Weak Laws Bother Iraq Investors More Than Violence as U.S. Goes
Ahmed Jamal says it isn’t primarily Iraq’s violence that deters his company from investing in the country. It is its weak business laws.
“We don’t have factories or warehouses or anything like that,” said Jamal, regional sales manager for Istanbul-based beverage distributor Hayat Su, which brings bottled water to Iraq in trucks and works through a local representative. “The investment laws are not suitable.”
The U.S. yesterday formally ended its combat role in Iraq and inaugurated “Operation New Dawn” in which its main role will be to assist and train Iraq’s army. That shift, and the withdrawal of about 100,000 U.S. combat soldiers, leaves Iraq’s government to grapple with insurgent attacks and an economy devastated by decades of war and sanctions.
Seven years after the invasion that ousted Saddam Hussein, Iraq largely has been unable to revamp business laws that would help make the country more attractive to investors. Foreign direct investment totaled $1.1 billion in 2009, according to the United Nations July World Investment Report. Neighboring Iran, under a fourth set of UN sanctions, took in three times as much.
“Investors still note security concerns, but now are more likely to cite regulatory hindrances and other practical barriers to doing business,” the U.S. State Department said in its 2010 Investment Climate Statement on Iraq.
Most of the 2009 investment was in the oil industry, which according to the International Monetary Fund provides about 85 percent of government revenue. Iraqi officials say they are making efforts to diversify the economy, lessen reliance on oil and encourage investments.
For now, the country’s leaders are focused on competing for allies to form a governing coalition after inconclusive March parliamentary elections. Prime Minister Nuri al-Maliki’s State of Law bloc won 89 seats in the 325-member legislature while former Premier Ayad Allawi’s Iraqiyah group garnered 91. The new legislature met for the first time on June 14 and won’t meet again until the main blocs have agreed on distributing key posts.
Lawmakers in the outgoing parliament weren’t able to approve 72 draft laws meant to help accelerate economic growth, said Thair Feely, director of the government’s Baghdad Investment Commission.
Legislation awaiting approval includes a measure that would make it easier to register a company. “It can take four or five months and costs a fortune, about $15,000 to $20,000, compared to only 200 pounds ($300) in the U.K.,” Feely said by phone from Baghdad. “It’s unfair.”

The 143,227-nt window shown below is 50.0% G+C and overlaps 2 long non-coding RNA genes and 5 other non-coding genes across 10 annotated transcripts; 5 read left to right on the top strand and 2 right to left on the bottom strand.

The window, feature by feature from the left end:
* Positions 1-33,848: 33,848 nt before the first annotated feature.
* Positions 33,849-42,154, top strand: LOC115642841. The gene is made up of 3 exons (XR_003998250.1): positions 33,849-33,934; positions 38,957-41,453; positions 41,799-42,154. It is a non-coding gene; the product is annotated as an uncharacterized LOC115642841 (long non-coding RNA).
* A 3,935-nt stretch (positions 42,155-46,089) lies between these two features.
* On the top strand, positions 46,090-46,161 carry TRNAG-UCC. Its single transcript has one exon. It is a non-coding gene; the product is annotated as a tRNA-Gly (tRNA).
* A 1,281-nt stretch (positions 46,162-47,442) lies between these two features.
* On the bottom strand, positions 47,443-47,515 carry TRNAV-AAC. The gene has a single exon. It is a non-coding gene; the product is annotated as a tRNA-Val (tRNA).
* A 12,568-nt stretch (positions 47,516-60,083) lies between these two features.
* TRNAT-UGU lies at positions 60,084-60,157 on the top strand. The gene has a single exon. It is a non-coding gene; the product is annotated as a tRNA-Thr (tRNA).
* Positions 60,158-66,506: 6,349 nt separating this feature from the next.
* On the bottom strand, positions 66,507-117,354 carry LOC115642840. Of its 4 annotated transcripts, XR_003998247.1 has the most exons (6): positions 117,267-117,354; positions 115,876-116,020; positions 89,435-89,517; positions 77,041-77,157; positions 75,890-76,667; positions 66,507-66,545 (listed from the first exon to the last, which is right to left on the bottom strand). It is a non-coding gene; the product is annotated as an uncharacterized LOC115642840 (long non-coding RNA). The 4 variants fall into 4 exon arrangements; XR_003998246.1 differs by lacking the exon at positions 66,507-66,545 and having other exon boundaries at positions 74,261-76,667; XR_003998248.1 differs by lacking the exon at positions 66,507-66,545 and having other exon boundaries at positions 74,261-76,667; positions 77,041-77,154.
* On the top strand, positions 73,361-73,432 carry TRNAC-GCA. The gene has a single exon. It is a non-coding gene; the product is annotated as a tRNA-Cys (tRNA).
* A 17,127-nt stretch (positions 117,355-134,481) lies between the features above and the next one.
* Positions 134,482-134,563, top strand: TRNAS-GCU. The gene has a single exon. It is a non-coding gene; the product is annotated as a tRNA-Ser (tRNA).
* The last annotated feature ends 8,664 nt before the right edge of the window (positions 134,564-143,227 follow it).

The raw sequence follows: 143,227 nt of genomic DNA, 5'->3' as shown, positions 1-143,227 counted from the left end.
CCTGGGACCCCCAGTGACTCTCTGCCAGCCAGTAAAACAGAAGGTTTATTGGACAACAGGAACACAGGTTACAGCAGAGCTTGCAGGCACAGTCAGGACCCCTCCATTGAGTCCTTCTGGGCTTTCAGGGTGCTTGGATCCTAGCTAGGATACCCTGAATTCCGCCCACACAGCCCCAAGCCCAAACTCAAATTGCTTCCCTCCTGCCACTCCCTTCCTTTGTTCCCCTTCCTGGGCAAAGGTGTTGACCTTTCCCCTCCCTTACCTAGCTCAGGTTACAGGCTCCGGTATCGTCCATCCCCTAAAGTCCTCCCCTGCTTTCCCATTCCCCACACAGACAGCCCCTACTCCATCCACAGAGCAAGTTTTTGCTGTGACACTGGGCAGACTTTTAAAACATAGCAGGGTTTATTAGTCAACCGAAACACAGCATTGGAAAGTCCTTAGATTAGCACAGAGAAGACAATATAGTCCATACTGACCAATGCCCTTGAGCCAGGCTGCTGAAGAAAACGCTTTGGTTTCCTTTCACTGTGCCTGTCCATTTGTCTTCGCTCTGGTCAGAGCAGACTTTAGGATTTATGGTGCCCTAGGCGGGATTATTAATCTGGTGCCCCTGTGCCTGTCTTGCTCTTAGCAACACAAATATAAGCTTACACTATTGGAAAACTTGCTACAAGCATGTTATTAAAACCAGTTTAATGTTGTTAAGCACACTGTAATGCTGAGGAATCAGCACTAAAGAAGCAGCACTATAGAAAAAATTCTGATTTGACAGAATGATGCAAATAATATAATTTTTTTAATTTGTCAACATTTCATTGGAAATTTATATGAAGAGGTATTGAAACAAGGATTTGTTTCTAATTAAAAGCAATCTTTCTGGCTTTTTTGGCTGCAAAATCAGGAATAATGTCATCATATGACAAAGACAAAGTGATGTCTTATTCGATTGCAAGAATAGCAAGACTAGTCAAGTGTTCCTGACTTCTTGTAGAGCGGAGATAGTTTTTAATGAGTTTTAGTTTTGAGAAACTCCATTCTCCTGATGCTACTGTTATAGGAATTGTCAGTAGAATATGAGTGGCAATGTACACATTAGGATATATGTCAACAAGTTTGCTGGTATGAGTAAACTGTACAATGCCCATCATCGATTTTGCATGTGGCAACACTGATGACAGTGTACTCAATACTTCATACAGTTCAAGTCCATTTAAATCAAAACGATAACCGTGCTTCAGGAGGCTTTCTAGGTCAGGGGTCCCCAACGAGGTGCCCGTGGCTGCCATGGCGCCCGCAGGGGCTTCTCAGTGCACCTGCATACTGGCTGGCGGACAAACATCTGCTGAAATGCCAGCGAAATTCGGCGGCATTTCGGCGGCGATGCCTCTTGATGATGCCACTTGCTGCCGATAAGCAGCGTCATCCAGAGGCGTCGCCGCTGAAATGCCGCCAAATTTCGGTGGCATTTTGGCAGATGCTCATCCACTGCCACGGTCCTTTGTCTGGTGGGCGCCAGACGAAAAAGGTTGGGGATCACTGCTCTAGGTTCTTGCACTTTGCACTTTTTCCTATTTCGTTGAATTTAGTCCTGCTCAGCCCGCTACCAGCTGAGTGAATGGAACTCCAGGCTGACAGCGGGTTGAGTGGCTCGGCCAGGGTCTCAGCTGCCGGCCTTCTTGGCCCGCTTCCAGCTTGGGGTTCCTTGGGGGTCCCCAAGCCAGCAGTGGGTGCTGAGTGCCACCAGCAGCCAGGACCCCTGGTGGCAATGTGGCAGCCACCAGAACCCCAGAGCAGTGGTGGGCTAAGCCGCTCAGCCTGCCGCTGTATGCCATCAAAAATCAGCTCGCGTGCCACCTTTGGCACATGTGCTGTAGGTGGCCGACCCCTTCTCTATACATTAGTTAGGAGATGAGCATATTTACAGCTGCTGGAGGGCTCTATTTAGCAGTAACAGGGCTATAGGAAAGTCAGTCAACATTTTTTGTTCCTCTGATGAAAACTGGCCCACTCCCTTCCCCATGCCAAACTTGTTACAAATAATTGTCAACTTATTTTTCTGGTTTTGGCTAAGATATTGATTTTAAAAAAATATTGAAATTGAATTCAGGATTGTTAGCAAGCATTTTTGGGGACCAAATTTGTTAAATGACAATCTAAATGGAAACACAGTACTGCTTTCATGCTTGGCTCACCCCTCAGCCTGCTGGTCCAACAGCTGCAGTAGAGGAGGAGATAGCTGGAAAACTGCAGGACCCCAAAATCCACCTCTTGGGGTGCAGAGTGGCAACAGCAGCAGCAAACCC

The World Bank estimates it takes an average of 77 days to open a business in Iraq, almost four times the average in the region. Iraq fell three places in the Washington-based bank’s 183-country ease-of-doing-business scale to 153rd this year, below Tajikistan and Haiti.
Issues such as a cash-based banking system, corruption and limitations on land ownership have also damped investment, said Arndt Fritscher of the Berlin-based Rebuild Iraq Recruitment Program, which works with 160 European, mostly German, companies with business interests in Iraq.
“The security situation is not our problem because we just pay more,” Fritscher said. “German industry is ready to go, but there is no basis to go from. We would like to set up power plants, for example, we just need the ground.”
Iraq’s National Investments Law of 2006 bars foreigners from owning land, though it was amended in November to allow non-Iraqis to buy property for housing projects. Berlin-based Transparency International, an anti-graft group, placed Iraq and Sudan in fourth to last place in its 2009 corruption index of 180 countries.
Compounding these difficulties is the country’s shattered infrastructure. Electricity output in April was 8,000 megawatts, about half of national demand, government figures show.
The economy is estimated to have expanded 4.2 percent last year, the Washington-based IMF said, powered by oil exports. Companies including London-headquartered BP Plc, Royal Dutch Shell Plc, which is based in The Hague, and Paris-based Total SA, have signed contracts with Iraq to boost oil production after two bidding rounds for development rights last year, even in the absence of a hydrocarbons law. A third bidding round for natural-gas deposits is set for later this year.
“The oil business has such great profits and returns on investments that companies are willing to take risks,” said Ascanio Martelli, chairman of Bari, Italy-based Atami Group, which acts as a consultant for Italian energy companies working or seeking to work in Iraq, in a telephone interview.
Iraq has the world’s third-largest oil reserves and pumped 2.4 million barrels a day in July, up from 1.3 million at the end of 2003 and down from 2.6 million barrels at the end of 2000. The country is the world’s ninth-largest oil producer, according to the June 2010 BP Statistical Review of World Energy.
The government has pushed through some measures to attract investors. The National Investments Law exempts foreign companies from paying taxes for 10 years and from paying import fees for three years.
“We are trying to offer incentives,” Iraqi government spokesman Ali Al-Dabbagh said in an interview from Baghdad. “Our industries have many problems that do not encourage foreign investors or even local industrialists.”
Iraq needs $400 to 500 billion to get things back on track, according to the Baghdad Investment Commission’s Feely.
“Unfortunately, we only receive hopes and promises,” he said. “We can’t do it without foreign investment. We can’t do it on our own.”